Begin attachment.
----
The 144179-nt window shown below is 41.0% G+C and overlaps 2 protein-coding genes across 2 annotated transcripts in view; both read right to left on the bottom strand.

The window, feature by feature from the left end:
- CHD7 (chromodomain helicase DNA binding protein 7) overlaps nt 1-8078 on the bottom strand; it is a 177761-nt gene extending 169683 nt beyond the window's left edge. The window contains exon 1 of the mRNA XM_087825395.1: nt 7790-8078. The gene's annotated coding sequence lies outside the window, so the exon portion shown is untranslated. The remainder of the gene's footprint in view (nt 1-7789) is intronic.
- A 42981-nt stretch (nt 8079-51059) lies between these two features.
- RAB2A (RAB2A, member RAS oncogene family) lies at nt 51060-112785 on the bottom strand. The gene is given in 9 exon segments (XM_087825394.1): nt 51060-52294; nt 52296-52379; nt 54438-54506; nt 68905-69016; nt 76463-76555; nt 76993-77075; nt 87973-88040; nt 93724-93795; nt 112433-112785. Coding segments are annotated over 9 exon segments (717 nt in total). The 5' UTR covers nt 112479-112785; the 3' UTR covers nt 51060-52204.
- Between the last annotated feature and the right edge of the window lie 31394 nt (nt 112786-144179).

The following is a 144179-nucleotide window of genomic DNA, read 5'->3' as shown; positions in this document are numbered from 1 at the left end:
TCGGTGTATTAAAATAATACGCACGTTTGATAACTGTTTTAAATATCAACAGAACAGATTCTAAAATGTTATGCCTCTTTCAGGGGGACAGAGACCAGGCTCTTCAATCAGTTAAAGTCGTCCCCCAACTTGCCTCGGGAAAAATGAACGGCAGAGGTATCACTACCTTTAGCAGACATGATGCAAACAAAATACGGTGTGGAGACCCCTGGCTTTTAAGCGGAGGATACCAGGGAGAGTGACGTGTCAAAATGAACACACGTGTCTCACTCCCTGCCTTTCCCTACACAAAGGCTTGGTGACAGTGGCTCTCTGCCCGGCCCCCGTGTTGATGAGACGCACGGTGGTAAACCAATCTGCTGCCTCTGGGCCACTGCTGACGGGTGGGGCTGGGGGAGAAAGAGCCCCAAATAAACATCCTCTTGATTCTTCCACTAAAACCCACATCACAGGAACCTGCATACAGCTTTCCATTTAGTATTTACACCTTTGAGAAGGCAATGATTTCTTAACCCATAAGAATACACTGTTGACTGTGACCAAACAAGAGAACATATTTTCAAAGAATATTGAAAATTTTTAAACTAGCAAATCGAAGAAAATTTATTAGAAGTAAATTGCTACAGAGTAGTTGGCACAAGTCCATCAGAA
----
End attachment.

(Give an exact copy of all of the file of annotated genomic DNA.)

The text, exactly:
The 144179-nt window shown below is 41.0% G+C and overlaps 2 protein-coding genes across 2 annotated transcripts in view; both read right to left on the bottom strand.

The window, feature by feature from the left end:
- CHD7 (chromodomain helicase DNA binding protein 7) overlaps nt 1-8078 on the bottom strand; it is a 177761-nt gene extending 169683 nt beyond the window's left edge. The window contains exon 1 of the mRNA XM_087825395.1: nt 7790-8078. The gene's annotated coding sequence lies outside the window, so the exon portion shown is untranslated. The remainder of the gene's footprint in view (nt 1-7789) is intronic.
- A 42981-nt stretch (nt 8079-51059) lies between these two features.
- RAB2A (RAB2A, member RAS oncogene family) lies at nt 51060-112785 on the bottom strand. The gene is given in 9 exon segments (XM_087825394.1): nt 51060-52294; nt 52296-52379; nt 54438-54506; nt 68905-69016; nt 76463-76555; nt 76993-77075; nt 87973-88040; nt 93724-93795; nt 112433-112785. Coding segments are annotated over 9 exon segments (717 nt in total). The 5' UTR covers nt 112479-112785; the 3' UTR covers nt 51060-52204.
- Between the last annotated feature and the right edge of the window lie 31394 nt (nt 112786-144179).

The following is a 144179-nucleotide window of genomic DNA, read 5'->3' as shown; positions in this document are numbered from 1 at the left end:
TCGGTGTATTAAAATAATACGCACGTTTGATAACTGTTTTAAATATCAACAGAACAGATTCTAAAATGTTATGCCTCTTTCAGGGGGACAGAGACCAGGCTCTTCAATCAGTTAAAGTCGTCCCCCAACTTGCCTCGGGAAAAATGAACGGCAGAGGTATCACTACCTTTAGCAGACATGATGCAAACAAAATACGGTGTGGAGACCCCTGGCTTTTAAGCGGAGGATACCAGGGAGAGTGACGTGTCAAAATGAACACACGTGTCTCACTCCCTGCCTTTCCCTACACAAAGGCTTGGTGACAGTGGCTCTCTGCCCGGCCCCCGTGTTGATGAGACGCACGGTGGTAAACCAATCTGCTGCCTCTGGGCCACTGCTGACGGGTGGGGCTGGGGGAGAAAGAGCCCCAAATAAACATCCTCTTGATTCTTCCACTAAAACCCACATCACAGGAACCTGCATACAGCTTTCCATTTAGTATTTACACCTTTGAGAAGGCAATGATTTCTTAACCCATAAGAATACACTGTTGACTGTGACCAAACAAGAGAACATATTTTCAAAGAATATTGAAAATTTTTAAACTAGCAAATCGAAGAAAATTTATTAGAAGTAAATTGCTACAGAGTAGTTGGCACAAGTCCATCAGAA